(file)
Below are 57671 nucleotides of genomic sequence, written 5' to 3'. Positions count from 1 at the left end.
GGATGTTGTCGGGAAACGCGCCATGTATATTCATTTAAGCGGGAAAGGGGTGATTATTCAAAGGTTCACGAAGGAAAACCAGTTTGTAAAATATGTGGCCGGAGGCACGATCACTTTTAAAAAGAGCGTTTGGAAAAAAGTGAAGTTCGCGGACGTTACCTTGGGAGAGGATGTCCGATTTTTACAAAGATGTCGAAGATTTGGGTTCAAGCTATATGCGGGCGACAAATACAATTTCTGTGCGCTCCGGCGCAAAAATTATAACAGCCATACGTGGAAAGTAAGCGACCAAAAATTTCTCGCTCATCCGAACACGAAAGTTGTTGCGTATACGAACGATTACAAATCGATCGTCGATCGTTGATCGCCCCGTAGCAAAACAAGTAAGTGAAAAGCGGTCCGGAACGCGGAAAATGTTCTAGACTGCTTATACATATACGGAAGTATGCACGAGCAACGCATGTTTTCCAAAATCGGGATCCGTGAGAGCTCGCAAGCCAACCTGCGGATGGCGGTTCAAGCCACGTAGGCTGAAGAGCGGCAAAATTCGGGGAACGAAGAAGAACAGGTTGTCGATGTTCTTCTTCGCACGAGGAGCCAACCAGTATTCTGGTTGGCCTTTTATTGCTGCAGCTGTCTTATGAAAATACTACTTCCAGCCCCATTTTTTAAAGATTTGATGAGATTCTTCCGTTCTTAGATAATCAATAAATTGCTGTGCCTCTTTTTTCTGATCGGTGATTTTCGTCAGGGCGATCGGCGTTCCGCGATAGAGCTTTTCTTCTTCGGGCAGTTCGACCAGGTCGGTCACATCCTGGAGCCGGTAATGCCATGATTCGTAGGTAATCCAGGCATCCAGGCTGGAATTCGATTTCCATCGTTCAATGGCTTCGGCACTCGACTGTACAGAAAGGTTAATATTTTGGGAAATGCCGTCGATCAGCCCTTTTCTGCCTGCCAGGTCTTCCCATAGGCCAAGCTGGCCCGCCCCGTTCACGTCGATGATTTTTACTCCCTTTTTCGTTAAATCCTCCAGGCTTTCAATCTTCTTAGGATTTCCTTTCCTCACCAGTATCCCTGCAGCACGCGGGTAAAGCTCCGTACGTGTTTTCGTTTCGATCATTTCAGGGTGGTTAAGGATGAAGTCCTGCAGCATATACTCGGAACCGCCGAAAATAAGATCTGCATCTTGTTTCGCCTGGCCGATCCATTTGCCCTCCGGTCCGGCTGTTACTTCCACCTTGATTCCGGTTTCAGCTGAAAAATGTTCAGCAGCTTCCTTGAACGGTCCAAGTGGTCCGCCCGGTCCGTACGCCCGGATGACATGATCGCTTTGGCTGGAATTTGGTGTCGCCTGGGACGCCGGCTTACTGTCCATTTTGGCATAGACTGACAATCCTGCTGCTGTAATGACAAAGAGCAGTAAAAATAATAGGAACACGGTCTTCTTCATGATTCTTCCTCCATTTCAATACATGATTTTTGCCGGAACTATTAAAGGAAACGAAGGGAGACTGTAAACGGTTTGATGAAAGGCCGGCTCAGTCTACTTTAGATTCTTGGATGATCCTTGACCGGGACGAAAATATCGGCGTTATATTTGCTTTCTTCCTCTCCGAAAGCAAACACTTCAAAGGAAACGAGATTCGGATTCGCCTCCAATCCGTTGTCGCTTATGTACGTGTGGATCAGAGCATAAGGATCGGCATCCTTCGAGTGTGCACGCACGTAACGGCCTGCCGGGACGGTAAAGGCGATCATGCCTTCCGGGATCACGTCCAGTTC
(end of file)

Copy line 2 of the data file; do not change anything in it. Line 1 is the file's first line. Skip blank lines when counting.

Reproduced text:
GGATGTTGTCGGGAAACGCGCCATGTATATTCATTTAAGCGGGAAAGGGGTGATTATTCAAAGGTTCACGAAGGAAAACCAGTTTGTAAAATATGTGGCCGGAGGCACGATCACTTTTAAAAAGAGCGTTTGGAAAAAAGTGAAGTTCGCGGACGTTACCTTGGGAGAGGATGTCCGATTTTTACAAAGATGTCGAAGATTTGGGTTCAAGCTATATGCGGGCGACAAATACAATTTCTGTGCGCTCCGGCGCAAAAATTATAACAGCCATACGTGGAAAGTAAGCGACCAAAAATTTCTCGCTCATCCGAACACGAAAGTTGTTGCGTATACGAACGATTACAAATCGATCGTCGATCGTTGATCGCCCCGTAGCAAAACAAGTAAGTGAAAAGCGGTCCGGAACGCGGAAAATGTTCTAGACTGCTTATACATATACGGAAGTATGCACGAGCAACGCATGTTTTCCAAAATCGGGATCCGTGAGAGCTCGCAAGCCAACCTGCGGATGGCGGTTCAAGCCACGTAGGCTGAAGAGCGGCAAAATTCGGGGAACGAAGAAGAACAGGTTGTCGATGTTCTTCTTCGCACGAGGAGCCAACCAGTATTCTGGTTGGCCTTTTATTGCTGCAGCTGTCTTATGAAAATACTACTTCCAGCCCCATTTTTTAAAGATTTGATGAGATTCTTCCGTTCTTAGATAATCAATAAATTGCTGTGCCTCTTTTTTCTGATCGGTGATTTTCGTCAGGGCGATCGGCGTTCCGCGATAGAGCTTTTCTTCTTCGGGCAGTTCGACCAGGTCGGTCACATCCTGGAGCCGGTAATGCCATGATTCGTAGGTAATCCAGGCATCCAGGCTGGAATTCGATTTCCATCGTTCAATGGCTTCGGCACTCGACTGTACAGAAAGGTTAATATTTTGGGAAATGCCGTCGATCAGCCCTTTTCTGCCTGCCAGGTCTTCCCATAGGCCAAGCTGGCCCGCCCCGTTCACGTCGATGATTTTTACTCCCTTTTTCGTTAAATCCTCCAGGCTTTCAATCTTCTTAGGATTTCCTTTCCTCACCAGTATCCCTGCAGCACGCGGGTAAAGCTCCGTACGTGTTTTCGTTTCGATCATTTCAGGGTGGTTAAGGATGAAGTCCTGCAGCATATACTCGGAACCGCCGAAAATAAGATCTGCATCTTGTTTCGCCTGGCCGATCCATTTGCCCTCCGGTCCGGCTGTTACTTCCACCTTGATTCCGGTTTCAGCTGAAAAATGTTCAGCAGCTTCCTTGAACGGTCCAAGTGGTCCGCCCGGTCCGTACGCCCGGATGACATGATCGCTTTGGCTGGAATTTGGTGTCGCCTGGGACGCCGGCTTACTGTCCATTTTGGCATAGACTGACAATCCTGCTGCTGTAATGACAAAGAGCAGTAAAAATAATAGGAACACGGTCTTCTTCATGATTCTTCCTCCATTTCAATACATGATTTTTGCCGGAACTATTAAAGGAAACGAAGGGAGACTGTAAACGGTTTGATGAAAGGCCGGCTCAGTCTACTTTAGATTCTTGGATGATCCTTGACCGGGACGAAAATATCGGCGTTATATTTGCTTTCTTCCTCTCCGAAAGCAAACACTTCAAAGGAAACGAGATTCGGATTCGCCTCCAATCCGTTGTCGCTTATGTACGTGTGGATCAGAGCATAAGGATCGGCATCCTTCGAGTGTGCACGCACGTAACGGCCTGCCGGGACGGTAAAGGCGATCATGCCTTCCGGGATCACGTCCAGTTC